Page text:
According to the Texas Department of State Health Services, influenza activity is currently on the rise across the state. Lab testing has shown an increase in the percentage of specimens testing positive on a weekly basis.

We all know that washing your hands frequently and taking precautions such as staying home if you’re sick can help.

But did you know your own home can help too?

Indoor air quality can be a factor in preventing the spread of season-related illness, including flu, cold and allergies.

UV lighting

According to Columbia University Irving Medical Center, ultraviolet light is lethal to the flu while not being harmful to human tissue. That means your business could diminish customer and employee exposure to the flu with properly installed UV lighting.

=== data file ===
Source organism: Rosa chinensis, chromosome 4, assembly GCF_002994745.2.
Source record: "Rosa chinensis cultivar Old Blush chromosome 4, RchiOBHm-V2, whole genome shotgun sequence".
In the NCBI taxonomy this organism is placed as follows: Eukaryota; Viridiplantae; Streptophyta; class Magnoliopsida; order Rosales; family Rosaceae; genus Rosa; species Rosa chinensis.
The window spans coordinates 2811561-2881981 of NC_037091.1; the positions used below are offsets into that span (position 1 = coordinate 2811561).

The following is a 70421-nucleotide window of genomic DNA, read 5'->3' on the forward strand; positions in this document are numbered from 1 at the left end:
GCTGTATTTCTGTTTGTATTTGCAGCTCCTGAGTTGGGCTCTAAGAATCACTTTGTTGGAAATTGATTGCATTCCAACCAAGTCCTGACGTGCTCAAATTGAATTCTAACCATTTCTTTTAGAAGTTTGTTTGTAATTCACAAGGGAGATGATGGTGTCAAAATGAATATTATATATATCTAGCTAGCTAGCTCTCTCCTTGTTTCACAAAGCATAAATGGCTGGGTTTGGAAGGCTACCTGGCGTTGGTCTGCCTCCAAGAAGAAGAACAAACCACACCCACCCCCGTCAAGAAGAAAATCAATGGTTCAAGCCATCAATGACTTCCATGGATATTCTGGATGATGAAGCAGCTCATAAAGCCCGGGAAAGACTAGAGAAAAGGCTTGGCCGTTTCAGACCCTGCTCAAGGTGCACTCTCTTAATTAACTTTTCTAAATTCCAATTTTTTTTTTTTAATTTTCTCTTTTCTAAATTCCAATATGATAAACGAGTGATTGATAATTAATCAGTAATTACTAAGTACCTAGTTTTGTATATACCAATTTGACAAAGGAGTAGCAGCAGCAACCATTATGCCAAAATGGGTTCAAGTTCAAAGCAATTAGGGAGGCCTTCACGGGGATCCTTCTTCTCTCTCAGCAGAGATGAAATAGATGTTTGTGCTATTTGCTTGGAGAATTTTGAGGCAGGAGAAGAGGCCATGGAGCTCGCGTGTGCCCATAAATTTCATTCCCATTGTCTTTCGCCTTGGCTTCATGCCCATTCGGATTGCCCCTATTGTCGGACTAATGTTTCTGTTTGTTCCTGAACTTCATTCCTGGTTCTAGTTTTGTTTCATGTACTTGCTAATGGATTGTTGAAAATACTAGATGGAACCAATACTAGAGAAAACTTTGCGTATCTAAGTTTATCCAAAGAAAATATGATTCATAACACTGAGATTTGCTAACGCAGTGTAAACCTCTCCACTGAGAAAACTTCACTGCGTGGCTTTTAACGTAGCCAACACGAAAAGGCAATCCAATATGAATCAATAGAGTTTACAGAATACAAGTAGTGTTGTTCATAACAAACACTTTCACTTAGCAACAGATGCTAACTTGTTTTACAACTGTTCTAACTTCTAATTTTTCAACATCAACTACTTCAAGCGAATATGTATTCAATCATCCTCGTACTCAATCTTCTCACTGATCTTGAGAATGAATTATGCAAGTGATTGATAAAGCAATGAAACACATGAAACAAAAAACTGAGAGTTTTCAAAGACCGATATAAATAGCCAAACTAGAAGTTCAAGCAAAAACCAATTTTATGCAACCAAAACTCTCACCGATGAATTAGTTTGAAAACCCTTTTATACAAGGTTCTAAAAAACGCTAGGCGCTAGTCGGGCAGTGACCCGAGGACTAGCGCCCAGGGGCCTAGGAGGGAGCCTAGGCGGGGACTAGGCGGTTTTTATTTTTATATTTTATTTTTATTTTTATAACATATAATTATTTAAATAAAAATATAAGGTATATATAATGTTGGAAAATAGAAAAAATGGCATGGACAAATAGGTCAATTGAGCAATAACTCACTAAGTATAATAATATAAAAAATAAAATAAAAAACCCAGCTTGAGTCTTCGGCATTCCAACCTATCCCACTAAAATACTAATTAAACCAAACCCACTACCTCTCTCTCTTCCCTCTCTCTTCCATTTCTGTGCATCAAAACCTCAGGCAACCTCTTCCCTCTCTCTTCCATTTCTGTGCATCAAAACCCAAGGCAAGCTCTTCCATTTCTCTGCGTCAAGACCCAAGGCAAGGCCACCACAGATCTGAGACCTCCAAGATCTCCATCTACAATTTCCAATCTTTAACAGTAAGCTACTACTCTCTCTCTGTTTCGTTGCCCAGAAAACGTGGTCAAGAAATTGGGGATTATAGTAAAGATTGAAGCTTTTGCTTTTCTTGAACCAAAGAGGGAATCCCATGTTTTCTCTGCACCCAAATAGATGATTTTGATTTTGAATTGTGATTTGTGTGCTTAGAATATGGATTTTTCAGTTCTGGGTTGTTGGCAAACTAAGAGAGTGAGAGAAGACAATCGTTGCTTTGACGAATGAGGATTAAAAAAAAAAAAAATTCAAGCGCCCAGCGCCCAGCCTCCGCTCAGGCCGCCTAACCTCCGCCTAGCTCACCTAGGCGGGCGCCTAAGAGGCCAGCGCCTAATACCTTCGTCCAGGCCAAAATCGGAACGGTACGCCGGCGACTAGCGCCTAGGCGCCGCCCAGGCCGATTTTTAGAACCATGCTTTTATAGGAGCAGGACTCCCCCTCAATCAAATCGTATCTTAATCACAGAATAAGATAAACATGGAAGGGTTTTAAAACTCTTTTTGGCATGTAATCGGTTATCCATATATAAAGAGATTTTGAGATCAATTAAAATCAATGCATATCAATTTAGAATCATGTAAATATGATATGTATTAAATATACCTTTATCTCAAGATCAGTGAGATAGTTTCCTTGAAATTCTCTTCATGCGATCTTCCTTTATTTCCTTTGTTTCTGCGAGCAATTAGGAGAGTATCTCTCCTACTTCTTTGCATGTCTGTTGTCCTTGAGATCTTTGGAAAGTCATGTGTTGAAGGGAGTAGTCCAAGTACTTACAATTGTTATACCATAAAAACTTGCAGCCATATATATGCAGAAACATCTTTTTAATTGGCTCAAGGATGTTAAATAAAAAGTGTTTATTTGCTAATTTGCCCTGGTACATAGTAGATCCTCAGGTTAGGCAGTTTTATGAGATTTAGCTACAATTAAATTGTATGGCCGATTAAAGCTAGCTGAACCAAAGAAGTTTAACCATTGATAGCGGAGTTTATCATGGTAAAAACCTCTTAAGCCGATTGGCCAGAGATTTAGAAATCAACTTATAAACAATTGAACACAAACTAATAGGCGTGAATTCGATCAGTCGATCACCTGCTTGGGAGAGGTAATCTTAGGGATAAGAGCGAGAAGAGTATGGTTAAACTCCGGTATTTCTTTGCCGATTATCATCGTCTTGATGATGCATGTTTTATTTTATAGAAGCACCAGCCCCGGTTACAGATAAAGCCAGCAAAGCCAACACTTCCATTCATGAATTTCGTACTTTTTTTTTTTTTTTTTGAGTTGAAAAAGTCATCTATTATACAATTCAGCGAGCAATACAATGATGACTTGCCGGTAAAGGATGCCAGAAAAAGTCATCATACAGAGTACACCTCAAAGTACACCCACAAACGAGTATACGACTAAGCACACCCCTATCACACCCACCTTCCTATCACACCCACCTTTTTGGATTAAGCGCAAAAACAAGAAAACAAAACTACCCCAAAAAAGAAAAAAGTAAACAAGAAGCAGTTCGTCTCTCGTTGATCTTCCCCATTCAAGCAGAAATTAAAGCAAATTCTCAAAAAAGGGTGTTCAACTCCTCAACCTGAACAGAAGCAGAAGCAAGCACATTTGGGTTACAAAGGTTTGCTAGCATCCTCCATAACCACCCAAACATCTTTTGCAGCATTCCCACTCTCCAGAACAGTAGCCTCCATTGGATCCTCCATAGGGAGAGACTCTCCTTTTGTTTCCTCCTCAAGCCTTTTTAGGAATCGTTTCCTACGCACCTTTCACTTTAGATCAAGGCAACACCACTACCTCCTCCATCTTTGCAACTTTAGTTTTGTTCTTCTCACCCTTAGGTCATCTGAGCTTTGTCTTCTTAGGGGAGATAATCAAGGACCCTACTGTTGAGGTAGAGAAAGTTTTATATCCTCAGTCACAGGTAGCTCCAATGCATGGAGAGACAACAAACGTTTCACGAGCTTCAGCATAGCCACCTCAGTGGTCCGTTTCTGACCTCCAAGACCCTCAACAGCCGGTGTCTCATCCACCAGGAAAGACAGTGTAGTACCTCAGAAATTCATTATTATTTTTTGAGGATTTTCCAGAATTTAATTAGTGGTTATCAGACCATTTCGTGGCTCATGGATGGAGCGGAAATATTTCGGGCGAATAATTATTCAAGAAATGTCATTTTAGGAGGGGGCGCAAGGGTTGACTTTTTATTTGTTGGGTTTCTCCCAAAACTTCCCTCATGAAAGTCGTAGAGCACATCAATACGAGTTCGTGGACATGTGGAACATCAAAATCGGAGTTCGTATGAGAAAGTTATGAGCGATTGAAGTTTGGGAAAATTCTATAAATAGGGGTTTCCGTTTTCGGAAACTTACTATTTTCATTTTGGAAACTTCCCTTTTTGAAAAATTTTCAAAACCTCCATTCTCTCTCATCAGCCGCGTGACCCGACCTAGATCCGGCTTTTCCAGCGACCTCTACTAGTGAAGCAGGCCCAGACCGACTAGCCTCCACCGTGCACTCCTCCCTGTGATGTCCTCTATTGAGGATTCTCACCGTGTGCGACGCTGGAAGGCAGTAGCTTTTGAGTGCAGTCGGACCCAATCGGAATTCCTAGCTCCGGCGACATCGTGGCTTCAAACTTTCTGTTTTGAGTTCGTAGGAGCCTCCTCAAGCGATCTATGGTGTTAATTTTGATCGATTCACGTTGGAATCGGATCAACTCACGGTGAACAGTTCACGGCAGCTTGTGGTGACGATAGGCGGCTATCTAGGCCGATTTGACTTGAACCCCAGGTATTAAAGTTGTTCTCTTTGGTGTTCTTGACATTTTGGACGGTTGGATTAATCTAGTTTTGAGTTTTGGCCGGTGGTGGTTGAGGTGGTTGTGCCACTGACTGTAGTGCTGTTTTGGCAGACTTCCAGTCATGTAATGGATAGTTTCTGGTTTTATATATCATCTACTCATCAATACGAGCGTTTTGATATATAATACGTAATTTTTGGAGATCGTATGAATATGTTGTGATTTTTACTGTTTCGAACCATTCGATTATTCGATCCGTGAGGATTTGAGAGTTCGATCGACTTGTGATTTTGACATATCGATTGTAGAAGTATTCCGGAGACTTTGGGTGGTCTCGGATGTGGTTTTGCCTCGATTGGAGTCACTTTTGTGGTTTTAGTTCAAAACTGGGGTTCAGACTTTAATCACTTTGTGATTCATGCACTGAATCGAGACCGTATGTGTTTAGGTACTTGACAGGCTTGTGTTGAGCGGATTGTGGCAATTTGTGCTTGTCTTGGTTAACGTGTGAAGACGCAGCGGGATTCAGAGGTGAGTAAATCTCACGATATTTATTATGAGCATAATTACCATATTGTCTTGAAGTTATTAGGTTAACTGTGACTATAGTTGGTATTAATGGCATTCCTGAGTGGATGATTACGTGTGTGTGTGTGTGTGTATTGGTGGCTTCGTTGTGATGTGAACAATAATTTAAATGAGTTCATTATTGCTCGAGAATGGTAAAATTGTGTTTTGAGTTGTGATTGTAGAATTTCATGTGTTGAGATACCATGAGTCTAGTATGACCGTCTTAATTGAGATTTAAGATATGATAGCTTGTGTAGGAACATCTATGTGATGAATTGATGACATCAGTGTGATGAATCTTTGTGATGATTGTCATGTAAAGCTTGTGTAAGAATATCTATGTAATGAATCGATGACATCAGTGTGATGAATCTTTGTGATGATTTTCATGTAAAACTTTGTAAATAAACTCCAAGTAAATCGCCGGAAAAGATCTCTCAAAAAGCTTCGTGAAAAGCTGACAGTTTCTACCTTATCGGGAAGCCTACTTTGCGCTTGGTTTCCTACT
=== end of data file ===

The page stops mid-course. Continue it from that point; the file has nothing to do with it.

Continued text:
Meanwhile, poor indoor air quality can lead to health issues, which weakens your immune system, leaving you more susceptible to colds, flu and allergies.

While not as quick and simple as a flu shot, there are steps you can take to build a barrier.

Change your air filters

Even if you dab – not just the dance move, but the health care industry’s advice to Destroy All Bacteria (DAB) by sneezing into the crook of your elbow instead of your hand – a single sneeze can release droplets of virus across an entire room. High-quality air filters, changed on a regular basis, can trap some of that nastiness.

Install an air purifier

Air purifiers circulate air several times per hour, removing the smallest airborne microbes and germs such as dust, mold, pollen and flu viruses. If your filter doesn’t catch it, the purifier steps up to the battle.

Clean the air ducts

Germs love air ducts. It’s warm and cozy, but these are not visitors you want to welcome to your home. A professional air duct cleaning kicks those critters out, cleaning and sanitizing your home or workplace.

The Daikin way

Hal Watson Air Conditioning Company is a Pro-Elite dealer with Daikin, the largest air conditioning manufacturer in the world, with products and systems that can help you through flu, cold and allergy season.